Just by a few inches, the hoop skittered past the horror, causing it to bounce off the grass like a rock across a pond.  A yelp came from the tiny terrier as it was afraid of being hit.  No longer a gigantic beast with blazing flames and evil eyes, the tiny white dog retreated as the park returned to its previous state.  Where once there was the deep underground with rivers of lava was now a freshly cut lawn.  Everything was exactly as it had been the moment she arrived.

Shelly breathed a sigh of relief and the small boy buried his face into her shirt.  His hands opened and closed around her waist as he sniffed from the previous tears.  Shelly hugged him back, relieved that it was over.  From over her shoulder she watched as the miniature dog made its way across the playground. It let out a few protests, before continuing on its way.

Once it disappeared out on the street she let him go.  “What are you doing here?”

He sniffed again.  He glanced about the park before looking back to her.  He pats the railing of the slide.

“Where are you parents?” It was a habitual question. One that had been ingrained in her from her TV shows.  She later guessed that he was in the same situation as everyone else.

His brown eyes twinkled and his face scrunched to reveal a saddened lip.

“Your mom and dad are gone too, huh?”

The child nodded and wiped his eyes.  

“Do you have anyone here?  A brother or maybe a sister?”

He nodded his little head and pointed toward the street, then opened and closed his hands repeatedly as he had done before, as if trying to reach for something far away.

“Okay – well, why don’t you show me where you live so we can find someone to take care of you.”

The kid continued to look at her but didn’t budge.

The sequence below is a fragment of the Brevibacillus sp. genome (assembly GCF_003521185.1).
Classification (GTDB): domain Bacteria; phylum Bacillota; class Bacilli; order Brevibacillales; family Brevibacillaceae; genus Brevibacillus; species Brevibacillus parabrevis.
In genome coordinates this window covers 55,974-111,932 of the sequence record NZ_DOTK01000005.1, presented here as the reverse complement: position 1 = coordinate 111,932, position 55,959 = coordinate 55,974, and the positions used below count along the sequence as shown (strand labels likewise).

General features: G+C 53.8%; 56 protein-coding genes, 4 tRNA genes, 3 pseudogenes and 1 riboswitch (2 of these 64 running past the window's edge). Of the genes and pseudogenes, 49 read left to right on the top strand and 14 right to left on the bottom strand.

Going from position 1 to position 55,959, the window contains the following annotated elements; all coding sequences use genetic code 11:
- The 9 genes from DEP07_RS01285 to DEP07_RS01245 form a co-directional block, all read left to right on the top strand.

“Come on, let’s go find your brother or sister.  Do you want to slide down?”

He shook his head and reached out for her again.  

Shelly sighed. “You want us to go down together?”

He hesitated but then nodded his head in agreement.

“Okay then.”  Shelly climbed the rest of the way up the slide and tried her best to maneuver around him so that she could position him between her legs.  Shelly then wrapped her arms around him snuggly.  “You ready?”

The child grabbed her hands and held them tightly.

“3… 2… 1—” She pushed off.

Hand-in-hand, the two of them walked down the sidewalk on Wormwood Drive.  The streets were empty aside from parked cars and the chirping of birds.  Shelly clutched her hula hoop now on her shoulder and kept it close in case she encountered any more demon-dogs.

She breathed in the spring air and let it soothe her nerves.  Her hands quivered slightly from the memory of the heat and the creature that stalked them from below.  She didn’t know if it had been real or if she was losing her mind.  Was the world unraveling? Did the dog create it?  Did the boy?

This day just kept getting weirder and weirder.  

The boy stopped before the end of the fence, just shy of where the sidewalks met.  He tugged on her arm and she stopped.

“What?” Shelly demanded, slightly annoyed by the sudden jolt.

The boy said nothing but instead continued to stand, staring ahead without a peep.  He was steadfast. His hair shifted in the breeze.

“We can’t just stop, we have to keep go—”

A pair of kids on their mountain bikes zoomed by from the obscured street.  

“Coming through!” A blonde boy called out as he jumped off the sidewalk and onto the street.